Perrin and Lephart3 indicated that, depending on the size of the college and university, each of the T&P areas (teaching, research, and service) may be accorded different weights. Generally, each institution adheres to a T&P process that involves a probationary period. In a typical case scenario at University X, faculty are reviewed annually by the department chairperson or personnel committee and the dean of the college. They are directed in the preparation of a tenure dossier and are evaluated on the progress made in each of the 3 T&P areas. After the third year, the tenured faculty, chairperson, and dean of the college conduct a mock tenure review to assess the progress made in all 3 areas. In the sixth year, a tenure dossier is finalized and submitted for review at the department level and then forwarded to the faculty norms committee, dean, president, and board of trustees for the final decision on tenure.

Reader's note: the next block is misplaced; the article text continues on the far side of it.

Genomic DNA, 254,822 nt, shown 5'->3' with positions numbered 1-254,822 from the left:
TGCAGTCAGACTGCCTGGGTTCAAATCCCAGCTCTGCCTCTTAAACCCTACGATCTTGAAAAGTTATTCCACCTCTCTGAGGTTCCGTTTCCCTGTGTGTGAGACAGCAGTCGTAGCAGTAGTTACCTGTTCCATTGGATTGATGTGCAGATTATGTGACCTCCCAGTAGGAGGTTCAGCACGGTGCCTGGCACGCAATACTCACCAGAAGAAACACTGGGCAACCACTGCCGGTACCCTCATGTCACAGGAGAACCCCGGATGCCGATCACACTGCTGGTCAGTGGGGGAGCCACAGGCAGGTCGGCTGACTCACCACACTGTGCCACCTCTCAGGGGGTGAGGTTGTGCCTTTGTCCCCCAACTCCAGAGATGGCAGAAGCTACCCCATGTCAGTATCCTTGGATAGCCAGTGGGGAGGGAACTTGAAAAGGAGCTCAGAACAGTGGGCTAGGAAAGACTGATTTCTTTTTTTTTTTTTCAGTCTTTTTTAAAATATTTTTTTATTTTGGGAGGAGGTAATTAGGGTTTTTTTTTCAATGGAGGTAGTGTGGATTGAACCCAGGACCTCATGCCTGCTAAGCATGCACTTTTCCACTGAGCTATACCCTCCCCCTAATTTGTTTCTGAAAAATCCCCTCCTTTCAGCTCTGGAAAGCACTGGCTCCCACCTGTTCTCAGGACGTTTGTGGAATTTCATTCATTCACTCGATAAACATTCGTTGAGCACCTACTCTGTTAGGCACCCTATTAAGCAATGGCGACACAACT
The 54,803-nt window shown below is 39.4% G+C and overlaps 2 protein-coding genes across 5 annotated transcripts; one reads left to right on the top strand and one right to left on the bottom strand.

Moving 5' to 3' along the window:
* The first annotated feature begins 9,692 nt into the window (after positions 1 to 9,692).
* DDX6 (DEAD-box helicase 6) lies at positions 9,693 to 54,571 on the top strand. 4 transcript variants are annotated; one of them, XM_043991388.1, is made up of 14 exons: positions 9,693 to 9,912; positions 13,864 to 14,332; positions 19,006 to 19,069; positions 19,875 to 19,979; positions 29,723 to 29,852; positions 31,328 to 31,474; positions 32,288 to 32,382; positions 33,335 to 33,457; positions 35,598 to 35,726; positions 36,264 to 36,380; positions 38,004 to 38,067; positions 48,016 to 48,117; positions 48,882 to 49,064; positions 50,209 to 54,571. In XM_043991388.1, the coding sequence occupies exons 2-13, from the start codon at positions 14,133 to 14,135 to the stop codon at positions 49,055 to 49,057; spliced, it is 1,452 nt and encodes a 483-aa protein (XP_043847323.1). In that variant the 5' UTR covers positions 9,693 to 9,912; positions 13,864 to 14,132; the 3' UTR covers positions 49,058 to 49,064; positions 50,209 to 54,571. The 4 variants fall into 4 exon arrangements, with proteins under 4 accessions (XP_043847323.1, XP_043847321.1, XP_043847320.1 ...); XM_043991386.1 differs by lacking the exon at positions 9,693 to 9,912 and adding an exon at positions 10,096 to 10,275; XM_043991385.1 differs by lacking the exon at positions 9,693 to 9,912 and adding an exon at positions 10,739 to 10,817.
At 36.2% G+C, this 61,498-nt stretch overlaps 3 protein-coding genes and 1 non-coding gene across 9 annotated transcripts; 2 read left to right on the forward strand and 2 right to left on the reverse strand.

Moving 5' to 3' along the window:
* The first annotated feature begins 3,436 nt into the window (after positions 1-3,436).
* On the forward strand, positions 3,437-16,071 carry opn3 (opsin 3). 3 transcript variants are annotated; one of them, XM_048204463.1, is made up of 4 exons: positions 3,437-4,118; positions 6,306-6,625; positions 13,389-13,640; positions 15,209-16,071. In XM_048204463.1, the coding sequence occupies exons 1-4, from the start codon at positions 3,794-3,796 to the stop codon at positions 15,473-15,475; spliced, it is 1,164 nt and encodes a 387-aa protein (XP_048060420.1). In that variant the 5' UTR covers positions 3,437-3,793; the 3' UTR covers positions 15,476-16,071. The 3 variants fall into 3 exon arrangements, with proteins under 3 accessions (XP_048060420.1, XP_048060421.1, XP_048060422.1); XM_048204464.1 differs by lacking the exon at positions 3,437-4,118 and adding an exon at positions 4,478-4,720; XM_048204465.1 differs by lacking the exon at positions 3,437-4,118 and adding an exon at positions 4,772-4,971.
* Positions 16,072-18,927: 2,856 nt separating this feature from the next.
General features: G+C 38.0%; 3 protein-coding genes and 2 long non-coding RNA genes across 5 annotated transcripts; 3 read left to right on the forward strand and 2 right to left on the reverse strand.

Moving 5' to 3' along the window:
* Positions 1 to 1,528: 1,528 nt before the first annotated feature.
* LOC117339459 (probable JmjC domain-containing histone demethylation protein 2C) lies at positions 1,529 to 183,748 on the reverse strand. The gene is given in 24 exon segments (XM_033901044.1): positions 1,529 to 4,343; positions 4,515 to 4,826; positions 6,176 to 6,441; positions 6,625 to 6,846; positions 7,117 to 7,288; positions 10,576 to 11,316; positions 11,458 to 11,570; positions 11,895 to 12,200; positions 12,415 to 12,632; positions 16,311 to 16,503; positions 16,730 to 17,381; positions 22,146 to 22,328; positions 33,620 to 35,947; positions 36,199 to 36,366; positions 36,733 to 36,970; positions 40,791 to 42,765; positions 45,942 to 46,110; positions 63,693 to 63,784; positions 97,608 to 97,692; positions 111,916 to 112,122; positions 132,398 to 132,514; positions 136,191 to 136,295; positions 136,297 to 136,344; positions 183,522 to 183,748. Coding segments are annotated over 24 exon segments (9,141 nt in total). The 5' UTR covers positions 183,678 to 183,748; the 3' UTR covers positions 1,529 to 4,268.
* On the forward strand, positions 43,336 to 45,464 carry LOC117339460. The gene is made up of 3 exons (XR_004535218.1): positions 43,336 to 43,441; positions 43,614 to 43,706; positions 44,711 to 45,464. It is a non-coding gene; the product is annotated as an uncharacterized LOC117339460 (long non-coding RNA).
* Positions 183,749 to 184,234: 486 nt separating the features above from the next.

Teaching at colleges and universities may be viewed as the most important of the 3 T&P areas, depending upon the institution. Perrin and Lephart3 found that PDs ranked teaching as the most important criterion for tenure. In our study, 96% of all respondents were responsible for teaching athletic training courses (Table (Table2).2). Good to excellent ratings on courses taught by PDs are expected. Evaluation by SATs of clinical instruction is also necessary. Faculty “peer” evaluation of the PD's performance in the classroom and clinical setting should also be included to complete the teaching evaluation process.